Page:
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“Why there is apathy for West Indies Cricket”
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“Why there is apathy for West Indies Cricket”

Small crowds for international cricket in Trinidad are not about lack of interest in the game, writes Shastri Sookdeo, 28, a Commonwealth Correspondent from Trinidad now living in Amsterdam, but are evidence of ongoing issues with local management of the sport.

The crowds for the 1st and 2nd One Day Internationals (ODI) featuring India and the West Indies at the Queen’s Park Oval in Trinidad have been well short of expectations.

Granted, both games were shortened by rain, which is an inevitable consequence of the international season in the Caribbean being pushed down into the rainy season to accommodate tournaments like the Indian Premier League. But even taking that into account, the stands were largely empty.

This is quite unusual. Matches against India have been almost guaranteed to sell out when played in Trinidad. Indeed, a sizeable proportion of the older Indo-Trinidadian cricket supporters will profess equal love for the Indian cricket team or even support India over the West Indies, though the reasons for that would take an entire other article!

It always seemed nonsensical to me that Trinidadians would choose to support another team over the West Indies. While I have no particular love for the Indian team compared to other Test playing nations, I certainly would have preferred to watch India play the West Indies instead of Zimbabwe play The Netherlands, which is the only international game on offer here in continental Europe.

I would have preferred to watch West Indies play India but had I been in Trinidad, it is likely I would not have gone to the game. The game itself, where a result was possible, was quite one-sided and easily won by India. But the lack of competitiveness is not what has disappointed fans to the point of absence. In fact, this lack of competitiveness stems from mismanagement of the talent available to the West Indies team by Cricket West Indies (CWI).  It is the actions of CWI that disappoint and infuriate to equal measure.

It is extremely unlikely that the average cricket fan in the West Indies has a high opinion of the cricket board. Disputes with the CWI that have threatened to disrupt tours go back to 1998 (the board was then known as the WICB) when the team threatened to abandon a tour to South Africa due to a dispute over payment. Pay disputes have resurfaced regularly since then, causing weakened teams to be fielded during the 2005 and 2009 against South Africa and Bangladesh respectively. The most drastic action came in 2014, when West Indies abandoned their tour of India in 2014 after playing four ODIs with the ODI series still underway and the Test series to come.

While this drastic action should have served as a wakeup call – albeit a long overdue one – that change was needed, the board continued to attempt to force an unaltered contract upon the players with no negotiation over the payment dispute. This led to many players accepting the contract in order to play in the T20 Cricket World Cup, since they did not want to miss out on such a tournament. West Indies would go on to win the tournament and immediately after the win, then-captain Darren Sammy blasted the board for disrespect of the players.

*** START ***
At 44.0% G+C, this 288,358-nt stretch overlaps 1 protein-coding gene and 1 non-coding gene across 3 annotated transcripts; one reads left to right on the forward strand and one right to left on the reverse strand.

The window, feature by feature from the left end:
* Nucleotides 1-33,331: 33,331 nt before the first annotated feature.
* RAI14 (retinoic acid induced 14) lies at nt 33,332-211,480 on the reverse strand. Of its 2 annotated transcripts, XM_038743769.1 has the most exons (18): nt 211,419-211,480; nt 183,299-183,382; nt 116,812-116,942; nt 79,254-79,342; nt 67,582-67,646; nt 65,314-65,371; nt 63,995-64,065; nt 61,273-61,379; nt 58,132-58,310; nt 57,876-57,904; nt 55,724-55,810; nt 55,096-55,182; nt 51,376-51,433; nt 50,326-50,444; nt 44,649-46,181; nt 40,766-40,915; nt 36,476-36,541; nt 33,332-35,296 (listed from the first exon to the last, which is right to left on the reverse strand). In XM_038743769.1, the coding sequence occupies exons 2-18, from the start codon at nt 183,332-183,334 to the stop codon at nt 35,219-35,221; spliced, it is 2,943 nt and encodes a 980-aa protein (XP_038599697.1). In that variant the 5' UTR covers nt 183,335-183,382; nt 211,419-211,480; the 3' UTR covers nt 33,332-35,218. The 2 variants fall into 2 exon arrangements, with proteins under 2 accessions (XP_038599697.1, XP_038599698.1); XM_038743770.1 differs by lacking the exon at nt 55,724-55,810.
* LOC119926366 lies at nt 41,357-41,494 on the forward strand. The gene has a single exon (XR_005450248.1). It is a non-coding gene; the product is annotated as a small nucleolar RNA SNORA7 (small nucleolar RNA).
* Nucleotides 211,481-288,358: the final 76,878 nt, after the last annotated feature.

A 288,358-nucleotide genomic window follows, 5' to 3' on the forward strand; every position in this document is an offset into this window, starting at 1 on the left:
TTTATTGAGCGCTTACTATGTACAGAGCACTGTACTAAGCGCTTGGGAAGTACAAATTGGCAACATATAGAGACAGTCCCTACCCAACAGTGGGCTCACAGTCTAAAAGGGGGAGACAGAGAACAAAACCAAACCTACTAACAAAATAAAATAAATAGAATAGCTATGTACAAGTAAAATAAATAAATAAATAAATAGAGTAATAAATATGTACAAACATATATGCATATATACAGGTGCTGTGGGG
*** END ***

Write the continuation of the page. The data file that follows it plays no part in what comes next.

Since that tournament, major stars such as Darren Bravo, Chris Gayle and Darren Sammy have not played for the West Indies in ODIs due to the CWI’s rule that players must play in the regional tournament to be considered for selection. This is a major sticking point, as the West Indian regional season clashes with the IPL where many West Indies cricketers play for a much higher salary than they would get playing in the Caribbean. It would be irresponsible of them to trade in this higher salary to play in the West Indies and the idea that they should do so to represent their regional team is ridiculous.

There is little incentive for players to play for the West Indies, especially considering the issues with payment and the inflexibility of the board. The fans are facing the prospect of watching their team having to qualify for the 2019 Cricket World Cup since they are now ranked 9th in the ODI table just ahead of Afghanistan. They have already seen the team miss out on the recently concluded Champions Trophy, a tournament they won in 2004 and reached the final in 2006.

The talent is present and will continue to be available. The West Indies won the Under-19 World Cup last year and it is clear, despite being one of the poorer Test cricketing regions, that the quality of players is not lacking. The quality of administration, however, is far below the standard needed to raise West Indies cricket.

photo credit: Photosightfaces The Cricket Kid via photopin (license)

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About me: I currently work as an operations analyst with a focus on  supply chain. My interests are sports, foreign languages, travel and cooking. My studies in finance have also given me a fascination for currency markets and international trade.
My ambition is to be able to travel extensively and attempt to document and describe the intricacies of the many diverse sporting and culinary cultures across the world.
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Opinions expressed in this article are those of the author and do not necessarily represent the views of the Commonwealth Youth Programme. Articles are published in a spirit of dialogue, respect and understanding. If you disagree, why not submit a response?
To learn more about becoming a Commonwealth Correspondent please visit: http://www.yourcommonwealth.org/submit-articles/
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